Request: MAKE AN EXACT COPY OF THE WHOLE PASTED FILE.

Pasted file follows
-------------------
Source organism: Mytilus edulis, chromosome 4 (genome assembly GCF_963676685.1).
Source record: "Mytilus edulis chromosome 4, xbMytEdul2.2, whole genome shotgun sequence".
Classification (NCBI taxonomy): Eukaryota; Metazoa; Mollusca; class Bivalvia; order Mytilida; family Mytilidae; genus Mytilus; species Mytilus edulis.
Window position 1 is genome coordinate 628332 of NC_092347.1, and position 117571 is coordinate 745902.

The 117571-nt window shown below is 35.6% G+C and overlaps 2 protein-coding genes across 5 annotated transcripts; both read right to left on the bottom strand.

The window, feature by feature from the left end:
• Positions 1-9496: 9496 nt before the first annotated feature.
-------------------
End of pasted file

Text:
Source organism: Mytilus edulis, chromosome 4 (genome assembly GCF_963676685.1).
Source record: "Mytilus edulis chromosome 4, xbMytEdul2.2, whole genome shotgun sequence".
Classification (NCBI taxonomy): Eukaryota; Metazoa; Mollusca; class Bivalvia; order Mytilida; family Mytilidae; genus Mytilus; species Mytilus edulis.
Window position 1 is genome coordinate 628332 of NC_092347.1, and position 117571 is coordinate 745902.

The 117571-nt window shown below is 35.6% G+C and overlaps 2 protein-coding genes across 5 annotated transcripts; both read right to left on the bottom strand.

The window, feature by feature from the left end:
• Positions 1-9496: 9496 nt before the first annotated feature.